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Should You Become a Guardian for a California Minor?

Sometimes the parents of a minor child simply cannot provide the care and supervision that child deserves. California guardianship laws establish a legal process where someone other than a parent can be responsible to care for a child and protect the child’s assets.

When is a Guardianship Appropriate?

    Obviously, if a child loses both parents in an accident, someone will need to step into the parental role to protect the child. However, guardianship can also apply when one or both parents are alive but unable to properly care for their child. Some possible parental situations include:
  • • Military service that takes the parent out of the country
  • • Serious mental or physical health issues
  • • Substance abuse issues that require in-patient care
  • • Incarceration
  • • Ongoing drug or alcohol abuse
  • • Physical abuse against the child, or
  • • Other specific circumstances where the child’s best interests are not served.

If a child is physically residing with an adult who is not their legal parent, that adult needs to have the ability to make certain legal decisions on behalf of the child.

Answer These Questions Before Deciding About Guardianship

Guardianship is not to be taken lightly. It is an important legal decision that will affect a child’s life forever. Before you decide whether you want to be a guardian, consider these questions.

  1. Are you willing to accept legal responsibility for the child? As a guardian, you have the same legal responsibilities as the parent. This could include liability for the child’s illegal acts, intentional acts, and even for negligently supervising the child.
  2. How will the guardianship affect your family? Do your family members support this action or will these added responsibilities cause friction? Do you have the stamina, energy, and time to devote to this child?
  3. Are you financially able to be a guardian? The child may receive public assistance, an inheritance, or even child support, but what if the support doesn’t come on time or the inheritance runs out? Are you willing to spend your own money to support this child?
  4. Do you anticipate any problems with the child’s other relatives? If the parents are alive, will they support your guardianship or oppose it? The court may grant parental visitation. Will visits cause problems?

Two Basic Forms of Guardianship

Depending on the circumstances, the probate court can appoint two types of guardians — Guardian of the Person and Guardian of the Estate. One person can be named to fill both positions. The legal standard for choosing the guardian is the same. The court must determine what is in the child’s best interests and ensure the child is raised in a stable, safe, and loving environment.

Guardian of the Person

This guardian assumes parental responsibilities for the child, including physical custody and the right to decide where the child goes to school. This guardian must provide necessary medical care, including dental, mental health, counseling, and other services as needed. Potential guardians can include relatives, friends, or other responsible people who volunteer.

    This guardian is responsible for providing:
  • • Basic necessities such as clothing, shelter, and food
  • • Protection and a safe home life
  • • Education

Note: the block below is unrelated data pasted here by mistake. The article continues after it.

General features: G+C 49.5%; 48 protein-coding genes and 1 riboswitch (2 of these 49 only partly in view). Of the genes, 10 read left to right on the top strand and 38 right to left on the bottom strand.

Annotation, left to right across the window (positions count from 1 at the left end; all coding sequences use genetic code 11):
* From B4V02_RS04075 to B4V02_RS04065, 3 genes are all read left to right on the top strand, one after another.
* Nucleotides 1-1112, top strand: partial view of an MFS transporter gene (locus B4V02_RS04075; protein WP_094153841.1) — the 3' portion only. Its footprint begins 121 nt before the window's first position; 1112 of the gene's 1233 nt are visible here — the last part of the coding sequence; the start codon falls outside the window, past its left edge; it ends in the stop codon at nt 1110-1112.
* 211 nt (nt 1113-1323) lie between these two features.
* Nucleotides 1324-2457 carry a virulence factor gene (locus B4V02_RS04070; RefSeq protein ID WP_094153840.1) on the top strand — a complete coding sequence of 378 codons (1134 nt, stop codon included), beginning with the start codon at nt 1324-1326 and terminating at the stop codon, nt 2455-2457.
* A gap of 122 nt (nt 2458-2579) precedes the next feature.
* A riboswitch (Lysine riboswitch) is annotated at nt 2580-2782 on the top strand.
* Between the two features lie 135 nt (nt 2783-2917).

• • Medical care
  • • An environment where the child can thrive.

If guardianship is no longer needed in the future, the parents may take the child from the guardian by agreement or with court approval.

Guardian of the Estate

This guardian is responsible to manage the child’s assets, money, property, or other valuable items. The guardian of the estate owes the child a fiduciary duty, which is the highest duty recognized by California law. Basic duties include managing the child’s money, investing wisely, and caring for any property such as real estate until the child turns 18.

The guardian of the estate must file documents such as financial reports, inventories, and appraisals if the child has any valuable assets. All payments from the child’s accounts must be approved by the court and must benefit the child. The guardian must file a financial report one year after being appointed and then every two years thereafter.

Should You Become a Guardian?

To apply for the role of guardian, you must file multiple court papers, provide notice to relatives, attend court appearances, schedule court investigations, prepare and file regular reports, and much more. California has created a Guardianship Pamphlet (Form GC-205 ) that may help you decide if guardianship is right for you.

California probate laws are complicated and must be followed exactly to avoid errors and possible legal liability. An experienced guardianship attorney can guide you through the process and ensure you meet every requirement to protect you and the child.

    To avoid mistakes, you should consult with a California probate lawyer if the child in question:
  • • owns valuable property
  • • lives in California but you live elsewhere
  • • is the subject of other court cases such as custody battles or adoption proceedings
  • • has special needs such as mental or physical impairments, or
  • • is a Native American, because federal laws may apply.

Attorneys Deirdre Kingsbury and Noreen Evans understand the legal intricacies involved in guardianship and family matters. If you are considering becoming a California guardian, they can answer all of your questions in advance and explain your obligations. At Evans Kingsbury LLP, we are family, guardianship, and probate lawyers with decades of experience. Call us today at (707) 596-6090 or fill out our easy contact form to discuss your situation.

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